The synagogue is located in the Jewish quarter of Jerusalem's Old City.

The walled Old City was annexed by Israel after the 1967 Middle East war, but is viewed by the Palestinians as a key part of any future independent state.

An Israeli government decision to include two West Bank religious sites in a Jewish national heritage plan had already raised tensions and the announcement of Israeli plans for new settler homesnear East Jerusalem further contributed to the volatile situation.

"This anger on the Palestinian street is all about control," Al Jazeera's Sherine Tadros, reporting from East Jerusalem, said.

"They feel increasing frustration at the fact that Israel can ease, and lift, and put on more restrictions as they please, which is a hallmark of this occupation.

"So, whether we're talking about restrictions on their holy sites, restrictions on where they can move, its all part of the same thing - frustration over Israel's control over the Palestinian people and their territory."

Ahmad Yousuf, a senior Hamas official and former adviser to Ismail Haniya, the deposed Palestinian prime minister, called on Tuesday for a non-violent intifada, or uprising, to protest what he called "Israeli provocations".

"We are not talking about violence. We are talking about people's right to defend themselves," he told Al Jazeera.

"When the Israelis are committing all these crimes against Muslim's holy shrines, the people [are] called to go defend themselves, to defend their holy shrines.

"This can escalate, there will be more bloody clashes if the world community doesn't do anything to stop this craziness."

Khaled Meshaal, Hamas' political chief who is exiled in Syria, has also urged Palestinians to protest, though he stopped short of calling for an intifada in remarks on the demonstrations.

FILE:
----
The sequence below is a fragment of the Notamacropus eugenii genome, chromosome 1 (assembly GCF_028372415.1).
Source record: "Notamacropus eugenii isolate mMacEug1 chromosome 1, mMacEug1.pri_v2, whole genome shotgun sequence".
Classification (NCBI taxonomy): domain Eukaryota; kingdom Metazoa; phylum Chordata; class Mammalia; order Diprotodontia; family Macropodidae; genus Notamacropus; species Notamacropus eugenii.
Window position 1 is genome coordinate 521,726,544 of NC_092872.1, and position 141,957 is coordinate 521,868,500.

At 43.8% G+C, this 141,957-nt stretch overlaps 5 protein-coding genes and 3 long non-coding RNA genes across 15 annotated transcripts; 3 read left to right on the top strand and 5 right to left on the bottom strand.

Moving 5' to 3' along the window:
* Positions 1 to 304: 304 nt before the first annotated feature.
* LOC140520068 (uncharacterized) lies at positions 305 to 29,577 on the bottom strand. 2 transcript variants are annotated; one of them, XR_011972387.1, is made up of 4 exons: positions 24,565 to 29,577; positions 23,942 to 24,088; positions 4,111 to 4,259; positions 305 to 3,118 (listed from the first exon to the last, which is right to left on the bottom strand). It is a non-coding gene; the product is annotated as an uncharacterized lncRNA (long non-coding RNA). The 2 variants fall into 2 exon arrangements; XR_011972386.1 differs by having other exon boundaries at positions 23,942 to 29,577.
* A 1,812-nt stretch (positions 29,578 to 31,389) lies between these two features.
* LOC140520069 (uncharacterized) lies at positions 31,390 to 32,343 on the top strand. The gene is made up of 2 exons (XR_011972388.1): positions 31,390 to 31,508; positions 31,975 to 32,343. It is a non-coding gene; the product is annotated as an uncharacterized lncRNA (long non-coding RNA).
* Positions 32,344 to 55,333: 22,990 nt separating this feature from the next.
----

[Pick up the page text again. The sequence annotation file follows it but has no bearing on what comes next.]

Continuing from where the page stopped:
He said Palestinians in Jerusalem should "take serious measures to protect al-Aqsa mosque from destruction and Judaisation".

Settlement dispute
The unrest comes ahead of a meeting of the Middle East diplomatic Quartet, which includes the US, Russia, the EU and the UN, in Moscow on Thursday.

The lead-up to the meeting has been overshadowed by tensions between the US and Israel over the East Jerusalem settlement announcement, made during a visit by Joe Biden, the US vice-president.

However, Hillary Clinton, the US secretary of state, has brushed aside suggestions that US relations with Israel are in crisisover the settlement announcement, softening the angry rhetoric of previous days.

"We have an absolute commitment to Israel's security. We have a close, unshakeable bond between the United States and Israel," she said in Washington on Tuesday.

She also said that Israel must prove it is committed to the peace process with actions, and she called for a gesture to the Palestinians from Israel.

But Binyamin Netanyahu, Israel's prime minister, did not mention the issue of settlements in his response to Clinton on Wednesday.

He instead blamed Palestinians for de-railing progress towards peace talks.

"In the past year, the government of Israel has proven its commitment to peace in both word and deed," he said in a statement.

"By contrast, the Palestinians have raised preconditions for the resumption of the diplomatic process, such as they have not done in the past 16 years."